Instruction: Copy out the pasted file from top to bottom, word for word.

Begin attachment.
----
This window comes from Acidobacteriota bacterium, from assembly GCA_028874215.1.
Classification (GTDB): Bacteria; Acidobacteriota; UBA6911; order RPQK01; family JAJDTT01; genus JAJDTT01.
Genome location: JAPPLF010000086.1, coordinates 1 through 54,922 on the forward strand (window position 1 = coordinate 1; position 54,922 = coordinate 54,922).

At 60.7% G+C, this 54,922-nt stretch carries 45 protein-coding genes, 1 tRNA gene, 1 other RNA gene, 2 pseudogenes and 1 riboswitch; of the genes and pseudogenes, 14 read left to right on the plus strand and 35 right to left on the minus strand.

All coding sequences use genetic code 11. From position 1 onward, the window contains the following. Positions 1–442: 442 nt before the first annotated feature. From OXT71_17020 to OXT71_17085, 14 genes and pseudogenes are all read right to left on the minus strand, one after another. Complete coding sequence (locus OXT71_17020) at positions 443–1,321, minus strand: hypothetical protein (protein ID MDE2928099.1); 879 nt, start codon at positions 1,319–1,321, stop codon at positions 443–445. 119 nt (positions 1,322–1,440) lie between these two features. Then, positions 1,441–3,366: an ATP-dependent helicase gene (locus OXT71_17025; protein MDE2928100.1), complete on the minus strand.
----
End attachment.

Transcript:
This window comes from Acidobacteriota bacterium, from assembly GCA_028874215.1.
Classification (GTDB): Bacteria; Acidobacteriota; UBA6911; order RPQK01; family JAJDTT01; genus JAJDTT01.
Genome location: JAPPLF010000086.1, coordinates 1 through 54,922 on the forward strand (window position 1 = coordinate 1; position 54,922 = coordinate 54,922).

At 60.7% G+C, this 54,922-nt stretch carries 45 protein-coding genes, 1 tRNA gene, 1 other RNA gene, 2 pseudogenes and 1 riboswitch; of the genes and pseudogenes, 14 read left to right on the plus strand and 35 right to left on the minus strand.

All coding sequences use genetic code 11. From position 1 onward, the window contains the following. Positions 1–442: 442 nt before the first annotated feature. From OXT71_17020 to OXT71_17085, 14 genes and pseudogenes are all read right to left on the minus strand, one after another. Complete coding sequence (locus OXT71_17020) at positions 443–1,321, minus strand: hypothetical protein (protein ID MDE2928099.1); 879 nt, start codon at positions 1,319–1,321, stop codon at positions 443–445. 119 nt (positions 1,322–1,440) lie between these two features. Then, positions 1,441–3,366: an ATP-dependent helicase gene (locus OXT71_17025; protein MDE2928100.1), complete on the minus strand.